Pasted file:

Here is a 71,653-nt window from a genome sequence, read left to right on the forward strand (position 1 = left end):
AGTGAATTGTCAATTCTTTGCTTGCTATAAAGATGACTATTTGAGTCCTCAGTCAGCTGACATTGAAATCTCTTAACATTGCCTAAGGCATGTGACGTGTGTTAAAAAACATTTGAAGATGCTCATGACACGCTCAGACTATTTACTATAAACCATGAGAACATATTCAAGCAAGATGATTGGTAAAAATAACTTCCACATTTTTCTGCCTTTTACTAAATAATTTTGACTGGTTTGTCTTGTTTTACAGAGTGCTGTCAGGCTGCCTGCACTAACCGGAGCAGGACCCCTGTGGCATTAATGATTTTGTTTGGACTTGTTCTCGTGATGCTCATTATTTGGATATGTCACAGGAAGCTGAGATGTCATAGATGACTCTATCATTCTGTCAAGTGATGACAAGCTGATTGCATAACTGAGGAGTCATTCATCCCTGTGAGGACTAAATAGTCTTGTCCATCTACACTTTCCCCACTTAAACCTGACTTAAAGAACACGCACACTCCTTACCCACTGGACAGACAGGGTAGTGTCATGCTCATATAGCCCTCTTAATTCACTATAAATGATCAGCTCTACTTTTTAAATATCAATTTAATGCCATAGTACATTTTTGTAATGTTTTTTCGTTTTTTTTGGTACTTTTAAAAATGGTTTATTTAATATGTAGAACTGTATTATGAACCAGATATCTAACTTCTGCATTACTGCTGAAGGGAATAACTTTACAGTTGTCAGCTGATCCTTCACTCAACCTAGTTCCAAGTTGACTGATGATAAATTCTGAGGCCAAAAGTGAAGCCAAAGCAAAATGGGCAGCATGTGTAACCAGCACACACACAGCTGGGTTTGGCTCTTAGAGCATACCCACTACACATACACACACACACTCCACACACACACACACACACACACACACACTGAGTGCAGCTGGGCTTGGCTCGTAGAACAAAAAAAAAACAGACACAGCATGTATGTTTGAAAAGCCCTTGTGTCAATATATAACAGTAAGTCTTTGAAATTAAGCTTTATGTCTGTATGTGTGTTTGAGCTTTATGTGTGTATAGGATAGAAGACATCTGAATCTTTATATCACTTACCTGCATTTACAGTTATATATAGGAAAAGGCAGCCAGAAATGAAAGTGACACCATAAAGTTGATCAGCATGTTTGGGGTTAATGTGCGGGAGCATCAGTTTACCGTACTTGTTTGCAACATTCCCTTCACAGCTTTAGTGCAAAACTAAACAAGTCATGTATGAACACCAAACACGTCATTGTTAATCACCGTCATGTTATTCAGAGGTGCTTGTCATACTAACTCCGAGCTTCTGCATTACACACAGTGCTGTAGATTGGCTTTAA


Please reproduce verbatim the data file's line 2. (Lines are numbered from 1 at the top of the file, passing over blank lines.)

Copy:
AGTGAATTGTCAATTCTTTGCTTGCTATAAAGATGACTATTTGAGTCCTCAGTCAGCTGACATTGAAATCTCTTAACATTGCCTAAGGCATGTGACGTGTGTTAAAAAACATTTGAAGATGCTCATGACACGCTCAGACTATTTACTATAAACCATGAGAACATATTCAAGCAAGATGATTGGTAAAAATAACTTCCACATTTTTCTGCCTTTTACTAAATAATTTTGACTGGTTTGTCTTGTTTTACAGAGTGCTGTCAGGCTGCCTGCACTAACCGGAGCAGGACCCCTGTGGCATTAATGATTTTGTTTGGACTTGTTCTCGTGATGCTCATTATTTGGATATGTCACAGGAAGCTGAGATGTCATAGATGACTCTATCATTCTGTCAAGTGATGACAAGCTGATTGCATAACTGAGGAGTCATTCATCCCTGTGAGGACTAAATAGTCTTGTCCATCTACACTTTCCCCACTTAAACCTGACTTAAAGAACACGCACACTCCTTACCCACTGGACAGACAGGGTAGTGTCATGCTCATATAGCCCTCTTAATTCACTATAAATGATCAGCTCTACTTTTTAAATATCAATTTAATGCCATAGTACATTTTTGTAATGTTTTTTCGTTTTTTTTGGTACTTTTAAAAATGGTTTATTTAATATGTAGAACTGTATTATGAACCAGATATCTAACTTCTGCATTACTGCTGAAGGGAATAACTTTACAGTTGTCAGCTGATCCTTCACTCAACCTAGTTCCAAGTTGACTGATGATAAATTCTGAGGCCAAAAGTGAAGCCAAAGCAAAATGGGCAGCATGTGTAACCAGCACACACACAGCTGGGTTTGGCTCTTAGAGCATACCCACTACACATACACACACACACTCCACACACACACACACACACACACACACACTGAGTGCAGCTGGGCTTGGCTCGTAGAACAAAAAAAAAACAGACACAGCATGTATGTTTGAAAAGCCCTTGTGTCAATATATAACAGTAAGTCTTTGAAATTAAGCTTTATGTCTGTATGTGTGTTTGAGCTTTATGTGTGTATAGGATAGAAGACATCTGAATCTTTATATCACTTACCTGCATTTACAGTTATATATAGGAAAAGGCAGCCAGAAATGAAAGTGACACCATAAAGTTGATCAGCATGTTTGGGGTTAATGTGCGGGAGCATCAGTTTACCGTACTTGTTTGCAACATTCCCTTCACAGCTTTAGTGCAAAACTAAACAAGTCATGTATGAACACCAAACACGTCATTGTTAATCACCGTCATGTTATTCAGAGGTGCTTGTCATACTAACTCCGAGCTTCTGCATTACACACAGTGCTGTAGATTGGCTTTAA